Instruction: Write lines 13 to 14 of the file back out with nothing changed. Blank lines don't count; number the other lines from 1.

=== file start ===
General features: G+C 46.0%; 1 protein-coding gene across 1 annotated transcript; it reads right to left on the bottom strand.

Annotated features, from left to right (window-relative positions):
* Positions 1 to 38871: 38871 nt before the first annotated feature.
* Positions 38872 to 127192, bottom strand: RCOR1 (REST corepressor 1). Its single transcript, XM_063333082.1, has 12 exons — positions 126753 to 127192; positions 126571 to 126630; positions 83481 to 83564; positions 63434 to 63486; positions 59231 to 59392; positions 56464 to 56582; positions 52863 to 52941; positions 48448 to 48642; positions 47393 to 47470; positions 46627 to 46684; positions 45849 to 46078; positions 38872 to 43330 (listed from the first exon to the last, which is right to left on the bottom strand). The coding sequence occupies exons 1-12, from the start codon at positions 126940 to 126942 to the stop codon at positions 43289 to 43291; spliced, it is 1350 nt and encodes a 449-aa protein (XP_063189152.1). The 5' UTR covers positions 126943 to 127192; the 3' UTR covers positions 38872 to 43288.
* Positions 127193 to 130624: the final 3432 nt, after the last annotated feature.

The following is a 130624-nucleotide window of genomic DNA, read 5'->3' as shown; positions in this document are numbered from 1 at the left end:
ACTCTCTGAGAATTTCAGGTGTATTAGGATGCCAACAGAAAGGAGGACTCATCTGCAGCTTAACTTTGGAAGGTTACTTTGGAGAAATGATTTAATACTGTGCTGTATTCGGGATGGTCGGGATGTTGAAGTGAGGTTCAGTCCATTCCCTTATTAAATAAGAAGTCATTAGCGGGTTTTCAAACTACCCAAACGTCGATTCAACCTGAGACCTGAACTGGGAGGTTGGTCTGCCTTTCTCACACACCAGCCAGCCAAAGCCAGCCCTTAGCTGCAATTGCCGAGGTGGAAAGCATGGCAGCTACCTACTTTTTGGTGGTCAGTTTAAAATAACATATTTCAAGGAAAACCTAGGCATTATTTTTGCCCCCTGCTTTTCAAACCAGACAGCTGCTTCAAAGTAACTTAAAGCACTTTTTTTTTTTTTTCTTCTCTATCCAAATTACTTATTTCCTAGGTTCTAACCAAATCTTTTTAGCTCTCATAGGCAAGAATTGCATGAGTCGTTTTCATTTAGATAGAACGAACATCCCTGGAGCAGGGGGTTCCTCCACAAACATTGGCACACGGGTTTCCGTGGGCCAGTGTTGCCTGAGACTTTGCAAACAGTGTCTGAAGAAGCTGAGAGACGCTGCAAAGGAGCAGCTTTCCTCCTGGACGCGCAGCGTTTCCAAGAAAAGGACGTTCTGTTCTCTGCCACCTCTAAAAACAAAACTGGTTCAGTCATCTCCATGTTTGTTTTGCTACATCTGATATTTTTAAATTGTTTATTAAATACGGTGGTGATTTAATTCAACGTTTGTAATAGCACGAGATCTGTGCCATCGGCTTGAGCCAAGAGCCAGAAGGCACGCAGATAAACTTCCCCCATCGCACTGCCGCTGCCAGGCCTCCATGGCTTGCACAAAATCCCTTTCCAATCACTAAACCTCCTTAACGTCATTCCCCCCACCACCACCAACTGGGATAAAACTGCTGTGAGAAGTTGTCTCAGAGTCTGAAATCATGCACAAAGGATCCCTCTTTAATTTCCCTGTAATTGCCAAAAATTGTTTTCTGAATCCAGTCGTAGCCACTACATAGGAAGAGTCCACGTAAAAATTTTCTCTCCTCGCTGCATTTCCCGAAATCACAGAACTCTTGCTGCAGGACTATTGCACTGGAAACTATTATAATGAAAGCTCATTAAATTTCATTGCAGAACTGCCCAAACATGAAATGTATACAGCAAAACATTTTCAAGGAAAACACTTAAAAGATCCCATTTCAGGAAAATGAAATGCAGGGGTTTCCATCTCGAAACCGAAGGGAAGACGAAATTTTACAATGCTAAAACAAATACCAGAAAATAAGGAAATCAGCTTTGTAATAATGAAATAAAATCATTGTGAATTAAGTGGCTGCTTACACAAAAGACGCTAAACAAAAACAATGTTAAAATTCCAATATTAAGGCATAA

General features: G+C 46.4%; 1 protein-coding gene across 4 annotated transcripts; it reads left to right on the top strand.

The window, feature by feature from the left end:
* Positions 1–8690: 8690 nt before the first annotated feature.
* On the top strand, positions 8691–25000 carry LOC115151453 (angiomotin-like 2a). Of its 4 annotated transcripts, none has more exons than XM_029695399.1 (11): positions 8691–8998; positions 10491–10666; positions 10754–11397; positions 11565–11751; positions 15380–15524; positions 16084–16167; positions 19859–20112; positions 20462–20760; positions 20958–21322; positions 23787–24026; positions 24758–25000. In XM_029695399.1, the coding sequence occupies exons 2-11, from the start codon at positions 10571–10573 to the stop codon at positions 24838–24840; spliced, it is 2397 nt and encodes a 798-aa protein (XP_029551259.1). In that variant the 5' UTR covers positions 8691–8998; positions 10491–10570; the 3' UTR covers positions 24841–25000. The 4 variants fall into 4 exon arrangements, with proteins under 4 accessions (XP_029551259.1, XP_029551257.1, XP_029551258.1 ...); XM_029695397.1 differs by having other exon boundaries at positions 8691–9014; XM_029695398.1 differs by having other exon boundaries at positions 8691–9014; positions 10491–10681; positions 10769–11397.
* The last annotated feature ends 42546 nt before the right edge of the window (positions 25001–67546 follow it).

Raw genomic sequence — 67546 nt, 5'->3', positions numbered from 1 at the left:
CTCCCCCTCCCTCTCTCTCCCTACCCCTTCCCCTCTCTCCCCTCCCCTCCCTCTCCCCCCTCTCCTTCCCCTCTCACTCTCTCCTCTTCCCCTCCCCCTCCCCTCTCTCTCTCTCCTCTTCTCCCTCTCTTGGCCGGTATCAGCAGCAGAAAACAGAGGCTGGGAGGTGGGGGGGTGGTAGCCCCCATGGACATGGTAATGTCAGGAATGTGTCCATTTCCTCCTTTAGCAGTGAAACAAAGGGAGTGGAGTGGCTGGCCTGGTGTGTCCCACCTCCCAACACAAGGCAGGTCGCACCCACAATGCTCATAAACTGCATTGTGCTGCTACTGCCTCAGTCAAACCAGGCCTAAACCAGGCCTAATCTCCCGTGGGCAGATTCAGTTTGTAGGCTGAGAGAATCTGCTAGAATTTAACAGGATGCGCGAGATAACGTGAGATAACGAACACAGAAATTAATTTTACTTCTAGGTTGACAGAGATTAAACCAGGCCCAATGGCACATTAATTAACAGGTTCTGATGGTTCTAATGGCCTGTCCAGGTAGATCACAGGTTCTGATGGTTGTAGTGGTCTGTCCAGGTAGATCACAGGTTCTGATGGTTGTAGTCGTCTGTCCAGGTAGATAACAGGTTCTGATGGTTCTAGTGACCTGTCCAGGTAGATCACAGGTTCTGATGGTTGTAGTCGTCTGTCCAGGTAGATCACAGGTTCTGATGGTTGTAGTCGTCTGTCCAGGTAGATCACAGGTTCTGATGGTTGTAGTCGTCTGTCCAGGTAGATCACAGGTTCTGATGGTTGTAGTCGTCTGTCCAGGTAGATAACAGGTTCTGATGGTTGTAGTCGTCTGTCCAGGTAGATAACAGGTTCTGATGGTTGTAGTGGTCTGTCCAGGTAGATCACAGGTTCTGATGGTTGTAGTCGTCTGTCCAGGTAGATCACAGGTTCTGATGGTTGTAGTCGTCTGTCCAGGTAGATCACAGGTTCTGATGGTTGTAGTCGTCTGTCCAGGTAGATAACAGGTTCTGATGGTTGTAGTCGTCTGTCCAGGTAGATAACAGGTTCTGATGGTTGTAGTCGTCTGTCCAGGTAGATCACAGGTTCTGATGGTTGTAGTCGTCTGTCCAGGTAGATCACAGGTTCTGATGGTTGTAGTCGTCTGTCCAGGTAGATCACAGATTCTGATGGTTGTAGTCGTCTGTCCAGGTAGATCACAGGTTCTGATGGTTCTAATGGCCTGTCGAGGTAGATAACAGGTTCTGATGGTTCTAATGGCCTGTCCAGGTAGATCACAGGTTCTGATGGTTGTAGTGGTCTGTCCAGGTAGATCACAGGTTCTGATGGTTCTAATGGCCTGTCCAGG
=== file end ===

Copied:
Raw genomic sequence — 67546 nt, 5'->3', positions numbered from 1 at the left:
CTCCCCCTCCCTCTCTCTCCCTACCCCTTCCCCTCTCTCCCCTCCCCTCCCTCTCCCCCCTCTCCTTCCCCTCTCACTCTCTCCTCTTCCCCTCCCCCTCCCCTCTCTCTCTCTCCTCTTCTCCCTCTCTTGGCCGGTATCAGCAGCAGAAAACAGAGGCTGGGAGGTGGGGGGGTGGTAGCCCCCATGGACATGGTAATGTCAGGAATGTGTCCATTTCCTCCTTTAGCAGTGAAACAAAGGGAGTGGAGTGGCTGGCCTGGTGTGTCCCACCTCCCAACACAAGGCAGGTCGCACCCACAATGCTCATAAACTGCATTGTGCTGCTACTGCCTCAGTCAAACCAGGCCTAAACCAGGCCTAATCTCCCGTGGGCAGATTCAGTTTGTAGGCTGAGAGAATCTGCTAGAATTTAACAGGATGCGCGAGATAACGTGAGATAACGAACACAGAAATTAATTTTACTTCTAGGTTGACAGAGATTAAACCAGGCCCAATGGCACATTAATTAACAGGTTCTGATGGTTCTAATGGCCTGTCCAGGTAGATCACAGGTTCTGATGGTTGTAGTGGTCTGTCCAGGTAGATCACAGGTTCTGATGGTTGTAGTCGTCTGTCCAGGTAGATAACAGGTTCTGATGGTTCTAGTGACCTGTCCAGGTAGATCACAGGTTCTGATGGTTGTAGTCGTCTGTCCAGGTAGATCACAGGTTCTGATGGTTGTAGTCGTCTGTCCAGGTAGATCACAGGTTCTGATGGTTGTAGTCGTCTGTCCAGGTAGATCACAGGTTCTGATGGTTGTAGTCGTCTGTCCAGGTAGATAACAGGTTCTGATGGTTGTAGTCGTCTGTCCAGGTAGATAACAGGTTCTGATGGTTGTAGTGGTCTGTCCAGGTAGATCACAGGTTCTGATGGTTGTAGTCGTCTGTCCAGGTAGATCACAGGTTCTGATGGTTGTAGTCGTCTGTCCAGGTAGATCACAGGTTCTGATGGTTGTAGTCGTCTGTCCAGGTAGATAACAGGTTCTGATGGTTGTAGTCGTCTGTCCAGGTAGATAACAGGTTCTGATGGTTGTAGTCGTCTGTCCAGGTAGATCACAGGTTCTGATGGTTGTAGTCGTCTGTCCAGGTAGATCACAGGTTCTGATGGTTGTAGTCGTCTGTCCAGGTAGATCACAGATTCTGATGGTTGTAGTCGTCTGTCCAGGTAGATCACAGGTTCTGATGGTTCTAATGGCCTGTCGAGGTAGATAACAGGTTCTGATGGTTCTAATGGCCTGTCCAGGTAGATCACAGGTTCTGATGGTTGTAGTGGTCTGTCCAGGTAGATCACAGGTTCTGATGGTTCTAATGGCCTGTCCAGG